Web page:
When Ex-Im came up for reauthorization in 2012, the two groups had cultivated a substantial list of Ex-Im opponents. Ultimately, 93 Republicans voted against reauthorizing the bank -- far short of the number needed to kill it. But it was enough to secure an unusually brief reauthorization period of just two years. Those two years run out as a resurgent tea party claims a boost from the shocking primary election loss of GOP majority leader Eric Cantor (R-Va.) to challenger Dave Brat.
In the meantime, other conservative organizations have joined the crusade. Some of these groups received backing from the Koch brothers -- Americans for Prosperity, the Competitive Enterprise Institute, and de Rugy's own Mercatus Center (de Rugy is a libertarian true-believer, and her scholarship began before 2012, but was still funded by the Koch-affiliated Mercatus). The Kochs have even helped bankroll a superhero satire project called The Kronies, which ran a short cartoon attacking Ex-Im titled, "Laughing All The Way To the Export Import Bank." The flood of institutional effort has made enmity toward Ex-Im a staple of popular conservatism similar to the old hostility directed at Fannie Mae and Freddie Mac.
The Koch opposition is particularly rich, given that at least three Koch enterprises -- Georgia-Pacific Corp., John Zink Co., and Koch Heat Transfer Co. -- have all applied for and received Ex-Im assistance.
Pelosi's shutdown gambit depends on a united Democratic front and a divided GOP. A consistent Republican chorus of "end corporate welfare" would be hard to counter, while GOP squabbling would be easy to malign during campaign season as yet another example of Republican ideology run amok -- a revisit to last fall, when the GOP shut the government over the Affordable Care Act.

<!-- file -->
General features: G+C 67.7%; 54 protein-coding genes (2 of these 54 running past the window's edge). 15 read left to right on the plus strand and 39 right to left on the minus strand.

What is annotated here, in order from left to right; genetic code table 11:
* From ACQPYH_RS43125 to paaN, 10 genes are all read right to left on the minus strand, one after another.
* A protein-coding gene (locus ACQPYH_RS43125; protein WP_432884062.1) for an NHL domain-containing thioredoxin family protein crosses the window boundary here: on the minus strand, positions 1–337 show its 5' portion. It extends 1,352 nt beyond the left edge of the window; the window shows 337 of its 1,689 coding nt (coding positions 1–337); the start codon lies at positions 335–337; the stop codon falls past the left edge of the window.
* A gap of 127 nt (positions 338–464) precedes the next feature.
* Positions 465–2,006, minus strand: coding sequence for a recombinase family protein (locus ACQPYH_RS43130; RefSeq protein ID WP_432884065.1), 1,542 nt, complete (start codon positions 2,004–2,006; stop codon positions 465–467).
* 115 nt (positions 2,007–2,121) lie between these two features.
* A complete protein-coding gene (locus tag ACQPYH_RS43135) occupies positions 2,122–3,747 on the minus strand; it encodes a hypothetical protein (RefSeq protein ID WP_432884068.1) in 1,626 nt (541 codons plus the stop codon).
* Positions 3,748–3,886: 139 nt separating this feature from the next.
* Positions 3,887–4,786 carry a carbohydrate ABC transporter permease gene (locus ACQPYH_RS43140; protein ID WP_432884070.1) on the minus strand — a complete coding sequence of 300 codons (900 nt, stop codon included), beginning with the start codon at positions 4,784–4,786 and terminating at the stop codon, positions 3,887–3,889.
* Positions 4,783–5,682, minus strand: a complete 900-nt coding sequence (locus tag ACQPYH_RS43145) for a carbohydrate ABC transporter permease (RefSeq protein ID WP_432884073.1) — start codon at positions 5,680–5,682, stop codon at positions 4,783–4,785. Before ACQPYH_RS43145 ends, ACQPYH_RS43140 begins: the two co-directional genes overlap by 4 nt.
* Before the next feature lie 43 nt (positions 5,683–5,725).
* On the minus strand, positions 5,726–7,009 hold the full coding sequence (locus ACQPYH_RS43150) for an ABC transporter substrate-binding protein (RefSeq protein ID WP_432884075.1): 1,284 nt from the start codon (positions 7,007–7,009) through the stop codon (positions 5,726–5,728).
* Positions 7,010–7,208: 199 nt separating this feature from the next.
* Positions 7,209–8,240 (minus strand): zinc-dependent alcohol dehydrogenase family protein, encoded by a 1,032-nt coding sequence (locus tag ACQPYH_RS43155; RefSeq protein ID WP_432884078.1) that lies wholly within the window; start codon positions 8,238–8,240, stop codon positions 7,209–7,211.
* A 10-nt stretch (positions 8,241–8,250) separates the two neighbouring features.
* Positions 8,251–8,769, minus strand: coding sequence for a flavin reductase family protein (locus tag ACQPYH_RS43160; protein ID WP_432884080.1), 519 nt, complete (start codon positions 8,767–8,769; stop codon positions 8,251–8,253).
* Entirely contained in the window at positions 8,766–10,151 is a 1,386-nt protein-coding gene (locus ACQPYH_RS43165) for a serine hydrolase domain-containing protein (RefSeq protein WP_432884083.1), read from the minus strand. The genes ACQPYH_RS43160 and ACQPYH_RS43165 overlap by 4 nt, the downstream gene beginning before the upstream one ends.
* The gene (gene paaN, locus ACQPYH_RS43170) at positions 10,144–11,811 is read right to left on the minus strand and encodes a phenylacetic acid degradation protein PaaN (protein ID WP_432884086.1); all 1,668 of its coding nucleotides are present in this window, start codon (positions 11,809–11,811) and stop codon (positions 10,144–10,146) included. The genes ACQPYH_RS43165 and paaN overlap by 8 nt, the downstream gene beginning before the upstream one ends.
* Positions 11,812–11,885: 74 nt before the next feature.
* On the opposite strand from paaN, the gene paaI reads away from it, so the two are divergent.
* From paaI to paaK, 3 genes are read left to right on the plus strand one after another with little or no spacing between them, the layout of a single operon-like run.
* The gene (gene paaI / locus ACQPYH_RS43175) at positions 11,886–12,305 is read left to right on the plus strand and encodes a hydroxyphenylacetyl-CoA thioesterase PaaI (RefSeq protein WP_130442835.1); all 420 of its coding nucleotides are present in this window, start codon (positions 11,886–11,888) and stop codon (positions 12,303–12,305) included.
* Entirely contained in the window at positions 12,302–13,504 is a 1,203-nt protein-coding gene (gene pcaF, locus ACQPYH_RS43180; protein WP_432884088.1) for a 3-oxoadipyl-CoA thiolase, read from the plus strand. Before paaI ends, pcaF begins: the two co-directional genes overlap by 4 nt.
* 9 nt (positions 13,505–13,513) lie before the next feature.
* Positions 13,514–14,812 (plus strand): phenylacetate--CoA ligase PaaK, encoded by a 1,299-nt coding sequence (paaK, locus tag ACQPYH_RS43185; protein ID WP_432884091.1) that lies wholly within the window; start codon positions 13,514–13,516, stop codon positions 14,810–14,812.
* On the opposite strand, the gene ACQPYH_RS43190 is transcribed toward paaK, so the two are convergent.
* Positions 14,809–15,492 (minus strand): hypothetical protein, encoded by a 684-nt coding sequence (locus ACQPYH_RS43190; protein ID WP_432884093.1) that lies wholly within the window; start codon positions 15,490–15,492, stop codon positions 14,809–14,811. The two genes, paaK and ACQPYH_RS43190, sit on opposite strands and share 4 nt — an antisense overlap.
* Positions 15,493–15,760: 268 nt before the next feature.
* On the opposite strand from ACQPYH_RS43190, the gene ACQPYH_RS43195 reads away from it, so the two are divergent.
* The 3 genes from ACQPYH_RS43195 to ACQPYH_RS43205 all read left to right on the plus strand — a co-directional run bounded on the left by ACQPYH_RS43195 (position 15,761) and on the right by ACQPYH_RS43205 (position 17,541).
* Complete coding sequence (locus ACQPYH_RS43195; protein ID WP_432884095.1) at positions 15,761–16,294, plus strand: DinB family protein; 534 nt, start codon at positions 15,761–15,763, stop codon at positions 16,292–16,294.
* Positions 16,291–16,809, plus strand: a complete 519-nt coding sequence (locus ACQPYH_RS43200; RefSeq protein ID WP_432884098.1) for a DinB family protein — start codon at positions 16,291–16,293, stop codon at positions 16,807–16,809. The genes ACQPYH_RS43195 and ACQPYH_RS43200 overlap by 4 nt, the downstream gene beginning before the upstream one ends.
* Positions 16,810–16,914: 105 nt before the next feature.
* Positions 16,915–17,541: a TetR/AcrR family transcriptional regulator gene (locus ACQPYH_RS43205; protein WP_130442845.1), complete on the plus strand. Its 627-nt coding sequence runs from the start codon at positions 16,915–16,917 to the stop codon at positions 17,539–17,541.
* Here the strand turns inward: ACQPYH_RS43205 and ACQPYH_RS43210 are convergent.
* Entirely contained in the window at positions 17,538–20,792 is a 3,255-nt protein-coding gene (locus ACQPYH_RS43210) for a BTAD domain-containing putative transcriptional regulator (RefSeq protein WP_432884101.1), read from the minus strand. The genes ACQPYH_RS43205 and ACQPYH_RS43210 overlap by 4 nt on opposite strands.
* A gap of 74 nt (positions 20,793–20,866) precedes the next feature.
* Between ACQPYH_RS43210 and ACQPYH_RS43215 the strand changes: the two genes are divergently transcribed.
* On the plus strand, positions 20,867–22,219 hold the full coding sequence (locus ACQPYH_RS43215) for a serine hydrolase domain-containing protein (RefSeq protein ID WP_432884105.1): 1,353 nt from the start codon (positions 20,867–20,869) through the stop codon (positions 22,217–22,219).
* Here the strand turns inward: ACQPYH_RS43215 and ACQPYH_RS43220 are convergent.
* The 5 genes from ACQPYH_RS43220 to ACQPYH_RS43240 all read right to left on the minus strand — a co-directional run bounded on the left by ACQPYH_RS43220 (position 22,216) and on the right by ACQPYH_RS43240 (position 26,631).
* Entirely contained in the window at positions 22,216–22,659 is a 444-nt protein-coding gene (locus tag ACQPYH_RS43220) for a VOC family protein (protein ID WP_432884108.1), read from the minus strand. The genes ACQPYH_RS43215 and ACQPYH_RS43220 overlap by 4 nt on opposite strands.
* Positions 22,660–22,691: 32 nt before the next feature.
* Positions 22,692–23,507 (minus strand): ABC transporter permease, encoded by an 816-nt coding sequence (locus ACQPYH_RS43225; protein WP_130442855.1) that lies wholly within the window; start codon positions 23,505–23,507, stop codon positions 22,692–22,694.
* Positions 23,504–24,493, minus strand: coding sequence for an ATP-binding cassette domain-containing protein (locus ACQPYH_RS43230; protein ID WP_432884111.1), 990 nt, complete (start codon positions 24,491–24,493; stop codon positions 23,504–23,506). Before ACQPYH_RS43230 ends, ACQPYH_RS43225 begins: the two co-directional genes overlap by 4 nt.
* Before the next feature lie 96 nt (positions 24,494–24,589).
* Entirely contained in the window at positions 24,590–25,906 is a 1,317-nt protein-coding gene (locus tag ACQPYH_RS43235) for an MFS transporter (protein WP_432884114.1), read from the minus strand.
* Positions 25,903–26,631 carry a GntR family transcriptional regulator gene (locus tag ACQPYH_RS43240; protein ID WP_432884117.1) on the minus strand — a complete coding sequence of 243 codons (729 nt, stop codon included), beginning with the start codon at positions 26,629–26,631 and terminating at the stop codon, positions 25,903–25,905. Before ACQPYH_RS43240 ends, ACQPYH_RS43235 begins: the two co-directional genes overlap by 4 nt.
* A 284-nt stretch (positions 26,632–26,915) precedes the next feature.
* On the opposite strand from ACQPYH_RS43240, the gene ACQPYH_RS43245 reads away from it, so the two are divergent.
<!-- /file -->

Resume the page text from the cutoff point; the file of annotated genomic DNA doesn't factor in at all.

But Pelosi's near-unanimity on Ex-Im does not include two highly respected figures in the progressive movement, each with the power to bring down that narrative: Grayson and Rep. Lloyd Doggett (D-Texas).
"We are extending the full faith and credit of the U.S. government to foreign companies, when we should be extending it to the American middle class instead," said Grayson. "When these foreign borrowers go broke one day, as they surely will, our taxpayers will end up on the hook for their debt. And all for the sake of U.S. exports that would have happened anyway."
One obvious middle-ground would be to reauthorize the agency and reform its operations to limit handouts to corporate behemoths. But GOP hostility to the agency's very existence isn't likely to be mollified by half-measures, and Grayson isn't the first Democrat to cry "corporate welfare" on Ex-Im. Sen. Bernie Sanders (I-Vt.) was a persistent critic during his tenure in the House, and then-Sen. Barack Obama, who has been silent about the current reauthorization battle as president, invoked language similar to Grayson's on the presidential campaign trail in 2008.
"I'm not a Democrat who believes that we can or should defend every government program, just because it's there," Obama said. "Like waste at the Economic Development Agency, and the Export-Import Bank that's become little more than a fund for corporate welfare."
Ryan Grim and Paul Blumenthal contributed reporting.